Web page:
Back on January 31, Pulitzer Prize winner Laurie Garrett warned us how Donald Trump has dismantled the country’s ability to respond to a pandemic. Her Foreign Policy piece, headlined “Trump Has Sabotaged America’s Coronavirus Response“, Garrett opened with a description of the extreme measures taken in China:
The epidemic control efforts unfolding today in China—including placing some 100 million citizens on lockdown, shutting down a national holiday, building enormous quarantine hospitals in days’ time, and ramping up 24-hour manufacturing of medical equipment—are indeed gargantuan. It’s impossible to watch them without wondering, “What would we do? How would my government respond if this virus spread across my country?”
The problem, though, is that although Barack Obama built a working pandemic response structure during the Ebola outbreak (which of course Trump criticized incessantly on Twitter), that structure has now been obliterated:
In the spring of 2018, the White House pushed Congress to cut funding for Obama-era disease security programs, proposing to eliminate $252 million in previously committed resources for rebuilding health systems in Ebola-ravaged Liberia, Sierra Leone, and Guinea. Under fire from both sides of the aisle, President Donald Trump dropped the proposal to eliminate Ebola funds a month later. But other White House efforts included reducing $15 billion in national health spending and cutting the global disease-fighting operational budgets of the CDC, NSC, DHS, and HHS. And the government’s $30 million Complex Crises Fund was eliminated.
In May 2018, Trump ordered the NSC’s entire global health security unit shut down, calling for reassignment of Rear Adm. Timothy Ziemer and dissolution of his team inside the agency. The month before, then-White House National Security Advisor John Bolton pressured Ziemer’s DHS counterpart, Tom Bossert, to resign along with his team. Neither the NSC nor DHS epidemic teams have been replaced. The global health section of the CDC was so drastically cut in 2018 that much of its staff was laid off and the number of countries it was working in was reduced from 49 to merely 10. Meanwhile, throughout 2018, the U.S. Agency for International Development and its director, Mark Green, came repeatedly under fire from both the White House and Secretary of State Mike Pompeo. And though Congress has so far managed to block Trump administration plans to cut the U.S. Public Health Service Commissioned Corps by 40 percent, the disease-fighting cadres have steadily eroded as retiring officers go unreplaced.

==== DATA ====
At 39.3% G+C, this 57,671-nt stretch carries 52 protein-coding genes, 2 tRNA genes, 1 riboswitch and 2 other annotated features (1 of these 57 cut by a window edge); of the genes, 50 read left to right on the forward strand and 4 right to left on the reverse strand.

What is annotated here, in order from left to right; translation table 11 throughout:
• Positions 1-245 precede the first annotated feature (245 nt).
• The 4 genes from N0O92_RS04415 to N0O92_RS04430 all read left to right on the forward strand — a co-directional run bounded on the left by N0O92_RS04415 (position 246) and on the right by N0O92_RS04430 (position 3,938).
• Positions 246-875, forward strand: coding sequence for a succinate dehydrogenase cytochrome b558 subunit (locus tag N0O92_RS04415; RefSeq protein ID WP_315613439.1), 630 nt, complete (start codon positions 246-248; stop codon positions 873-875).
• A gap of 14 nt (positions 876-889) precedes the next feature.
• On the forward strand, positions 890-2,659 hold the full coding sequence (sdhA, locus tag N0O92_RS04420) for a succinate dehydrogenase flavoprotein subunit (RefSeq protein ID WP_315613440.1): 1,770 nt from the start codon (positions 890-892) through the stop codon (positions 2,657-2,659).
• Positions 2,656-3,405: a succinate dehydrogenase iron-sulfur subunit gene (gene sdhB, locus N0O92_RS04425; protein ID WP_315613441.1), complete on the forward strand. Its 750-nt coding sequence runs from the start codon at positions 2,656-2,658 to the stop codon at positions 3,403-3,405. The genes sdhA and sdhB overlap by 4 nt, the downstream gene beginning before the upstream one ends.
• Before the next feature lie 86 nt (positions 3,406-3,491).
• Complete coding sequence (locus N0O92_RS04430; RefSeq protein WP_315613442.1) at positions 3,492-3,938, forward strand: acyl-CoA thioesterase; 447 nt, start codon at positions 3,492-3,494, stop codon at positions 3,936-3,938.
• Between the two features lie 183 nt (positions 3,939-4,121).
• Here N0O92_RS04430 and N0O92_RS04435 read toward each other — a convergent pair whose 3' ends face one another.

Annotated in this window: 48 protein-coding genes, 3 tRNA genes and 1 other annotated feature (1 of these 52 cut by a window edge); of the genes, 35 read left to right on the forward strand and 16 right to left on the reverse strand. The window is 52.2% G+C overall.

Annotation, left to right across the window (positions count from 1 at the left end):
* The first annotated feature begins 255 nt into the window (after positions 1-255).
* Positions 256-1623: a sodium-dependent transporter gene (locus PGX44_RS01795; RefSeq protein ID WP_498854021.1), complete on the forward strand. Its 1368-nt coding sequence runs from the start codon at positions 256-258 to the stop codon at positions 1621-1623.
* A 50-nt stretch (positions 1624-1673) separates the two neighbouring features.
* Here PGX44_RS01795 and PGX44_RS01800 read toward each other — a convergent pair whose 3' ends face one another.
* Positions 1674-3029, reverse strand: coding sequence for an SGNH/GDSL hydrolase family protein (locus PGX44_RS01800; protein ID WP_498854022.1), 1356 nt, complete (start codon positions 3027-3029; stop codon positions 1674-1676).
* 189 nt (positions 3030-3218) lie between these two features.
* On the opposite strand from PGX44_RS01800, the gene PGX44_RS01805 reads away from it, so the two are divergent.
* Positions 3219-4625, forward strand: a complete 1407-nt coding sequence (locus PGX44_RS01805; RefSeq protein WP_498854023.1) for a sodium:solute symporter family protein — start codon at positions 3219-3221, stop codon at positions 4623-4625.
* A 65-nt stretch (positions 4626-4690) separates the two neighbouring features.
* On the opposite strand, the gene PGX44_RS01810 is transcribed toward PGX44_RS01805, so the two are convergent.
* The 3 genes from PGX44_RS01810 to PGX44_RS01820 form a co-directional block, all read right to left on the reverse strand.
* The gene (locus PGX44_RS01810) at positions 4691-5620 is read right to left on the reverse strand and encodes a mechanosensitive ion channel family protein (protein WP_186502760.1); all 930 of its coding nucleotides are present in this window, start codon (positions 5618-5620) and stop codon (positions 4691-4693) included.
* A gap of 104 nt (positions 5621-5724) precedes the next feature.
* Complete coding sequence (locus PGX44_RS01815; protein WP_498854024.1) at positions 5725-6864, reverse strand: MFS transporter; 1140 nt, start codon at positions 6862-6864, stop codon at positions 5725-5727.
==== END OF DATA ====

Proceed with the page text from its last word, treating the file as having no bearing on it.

But it’s even worse than that. Until sometime over this last weekend, the Trump Administartion, through the CDC, blocked all entities other than CDC from running tests for COVID-19. They only allowed testing under such extremely narrow circumstances that pitifully few tests have been carried out to this point.
In an interview yesterday on KPFA (that I’m only halfway through listening to but just had to stop and write this part up) Garrett pointed out that New York City has had its own dedicated lab ready to go for testing for the past six weeks. Coupling that with the various reports coming out today on just how long it’s going to take for testing kits to get widespread distribution now that manufacturing is FINALLY kicking into high gear, we are presented with direct evidence of just how much damage Trump’s COVID-19 policies have done.
As Garrett points out, we are now seeing “community transmission” of the virus, meaning that cases are appearing in patients who have not traveled to known hot spots and who are not known to have had direct contact with someone confirmed to have the virus. Once community transmission is seen, the correct public health policy with respect to testing is to switch from narrow testing criteria to widespread testing. China was remarkably quick in developing and mass manufacturing DNA-based tests for the virus as soon as the sequence became available. That this was not done in the US is criminal, and the mounting death toll, now at 9, will drive this point home. That’s because, if you listen to the early part of Garrett’s interview, she compares COVID-19 to the 1918 flu pandemic. She describes characteristics of the spread of the virus that make widespread testing an incredibly important tool in containing its spread. Today’s news says we are weeks away from widespread testing. I fear just what we will see when wider testing is available.